As the coaching staff turns

— “We are excited to add Todd to our staff,” Smart said in a statement. “He has a history of establishing explosive offenses at each and every stop in his impressive career in both the National Football League and at major college football programs.”

There’s that “e” word again.

I confess that I’m still wrapping my head around the concept that Kirby Smart has decided on a change to the offensive direction of his program.  (No, that’s not meant as a complaint.)  I don’t have any idea what’s coming, given both the change at the coordinator position and Fromm’s departure, so I can’t say with any certainty how extensive Smart’s commitment to change on that side of the ball is, at least not yet.

That isn’t to say that I don’t have a few final thoughts on what has already transpired.

The most striking thing is the speed and decisiveness with which Smart has operated.  Lest we forget, as late as the 11th, we had a common perception that James Coley would be Georgia’s offensive coordinator for the 2020 season.  Just ask Jamie Newman.

A few days later, 2021 five-star QB Brock Vandagriff is chilling with Todd Monken and coming back today with his family in tow.  That’s quick, especially by Georgia’s traditional standards.  (Just ask Willie Martinez.)

Yes, Smart was also quick to pull the trigger on Matt Luke, but that was a decision forced on him by necessity when Sam Pittman departed for Arkansas.  Monken’s arrival was, in effect, engineered by Smart.  Consider the timeline:

  • January 1:  Georgia wins the Sugar Bowl.
  • January 4:  Scott Fountain departs Athens to join Pittman’s staff.
  • January 11:  Newman, primarily recruited by Coley, announces his transfer to Georgia.
  • January 17:  Todd Monken is hired as Smart’s new offensive coordinator.

There are two decisions in there:  one, opening up a staff spot and two, choosing Monken to fill it.  I don’t know how long it took Smart to settle on the first one, but it appears it took him less than two weeks to bring Monken on board.  With the stakes, that’s… well, that’s fast and decisive.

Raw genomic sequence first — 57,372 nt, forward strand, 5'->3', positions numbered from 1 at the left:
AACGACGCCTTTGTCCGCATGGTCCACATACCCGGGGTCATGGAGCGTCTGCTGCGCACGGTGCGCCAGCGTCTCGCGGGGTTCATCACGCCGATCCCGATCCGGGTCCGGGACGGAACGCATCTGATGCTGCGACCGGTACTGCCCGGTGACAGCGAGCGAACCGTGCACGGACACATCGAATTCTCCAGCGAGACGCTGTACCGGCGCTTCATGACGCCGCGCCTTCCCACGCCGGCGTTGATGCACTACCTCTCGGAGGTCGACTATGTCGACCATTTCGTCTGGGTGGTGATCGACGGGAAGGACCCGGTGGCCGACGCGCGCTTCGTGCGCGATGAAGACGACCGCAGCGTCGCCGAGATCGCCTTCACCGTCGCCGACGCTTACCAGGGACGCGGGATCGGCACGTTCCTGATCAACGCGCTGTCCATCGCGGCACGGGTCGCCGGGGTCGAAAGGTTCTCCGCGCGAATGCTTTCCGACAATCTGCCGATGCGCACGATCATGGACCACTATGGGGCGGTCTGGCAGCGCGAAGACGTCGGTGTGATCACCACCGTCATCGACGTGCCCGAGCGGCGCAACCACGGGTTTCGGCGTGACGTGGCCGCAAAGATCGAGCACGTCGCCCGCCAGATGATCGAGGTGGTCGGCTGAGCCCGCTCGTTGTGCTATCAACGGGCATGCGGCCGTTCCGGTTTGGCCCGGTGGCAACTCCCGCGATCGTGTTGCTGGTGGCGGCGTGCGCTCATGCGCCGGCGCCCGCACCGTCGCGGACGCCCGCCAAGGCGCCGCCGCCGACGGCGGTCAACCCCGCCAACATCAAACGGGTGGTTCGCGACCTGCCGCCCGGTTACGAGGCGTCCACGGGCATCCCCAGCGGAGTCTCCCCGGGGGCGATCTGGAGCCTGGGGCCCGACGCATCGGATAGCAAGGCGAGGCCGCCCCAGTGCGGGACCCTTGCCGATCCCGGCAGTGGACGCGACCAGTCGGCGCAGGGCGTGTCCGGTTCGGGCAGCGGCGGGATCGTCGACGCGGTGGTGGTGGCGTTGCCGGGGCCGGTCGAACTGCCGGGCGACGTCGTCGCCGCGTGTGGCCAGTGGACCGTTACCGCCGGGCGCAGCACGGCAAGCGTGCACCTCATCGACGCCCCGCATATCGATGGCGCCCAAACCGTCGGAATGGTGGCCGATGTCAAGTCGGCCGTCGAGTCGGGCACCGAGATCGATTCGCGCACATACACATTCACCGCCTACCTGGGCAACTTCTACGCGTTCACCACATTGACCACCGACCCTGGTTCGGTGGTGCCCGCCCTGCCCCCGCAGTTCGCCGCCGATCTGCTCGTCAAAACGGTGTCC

As far as Monken goes, you’d have to think the Georgia job is a perfect move for him.  The shorter the time someone has to go through life with “Cleveland Browns’ 2019 offensive coordinator” as the last entry on the resume, the better.  Here, he’s walking into a situation with a team loaded with talent, and, best of all, a fairly low bar to clear.  All our expectations boil down to something pretty simple — tweak the offense sufficiently to help return Georgia to the college football playoffs.  Considering the Dawgs have fallen just short in the past two seasons, that’s not a huge reach.

The question to ponder is what happens should Monken pull that off.  A coordinator who’s able to make Georgia’s offense something more than functional and polish Jamie Newman’s game sufficiently to make him an attractive NFL draft option is a coach who’s going to be in demand.  And it’s clear that Monken has ambitions to be a head coach again.  If Georgia’s return to the playoffs is a when-not-if question, then you would think so is Monken’s future in that regard.  How quickly that transpires is what we don’t know.

Which brings us to James Coley.  I’d like to think that Smart’s already sat down with him and explained his reasoning for making the change and perhaps even sold him on patience.  You know, stick around for Monken’s inevitable departure, pick up a few tips on play design and play calling and return to the OC spot in a better place.  But I doubt it.  For one thing, Smart hasn’t even announced what Coley’s new role is yet.  For another, that sales pitch didn’t work with Justin Fields and I’m not convinced Kirby’s found a more convincing way to push it.

I don’t see any way to sugarcoat this from Coley’s perspective.  It has to be both disappointing and embarrassing, especially if there was a certain element of Coley following orders about how to deploy the offense last season.  I also don’t think Smart did Coley any favors putting an inexperienced Hartley in the booth as Coley’s wingman.  Is it enough to point out that Coley is being paid almost a million dollars a year to take the hit?  Maybe so, but human nature being what it is, I’m skeptical how much that mollifies Coley.  The question from here is how Smart manages the disappointment.

As for Smart himself, again, I’m more impressed by his willingness to challenge himself in how best to manage his program.  I don’t know how Monken works out, but at least we now have evidence that Smart is open-minded about how to achieve success.  And as I also pointed out last week, in hiring two former head coaches to round out his staff, he’s also shown that he’s comfortable with himself.  (Not to mention that in hiring Luke and Monken, both of whom will have an opportunity to rehabilitate their reputations after being fired from their last positions, Kirby’s following a certain process á la Tuscaloosa.)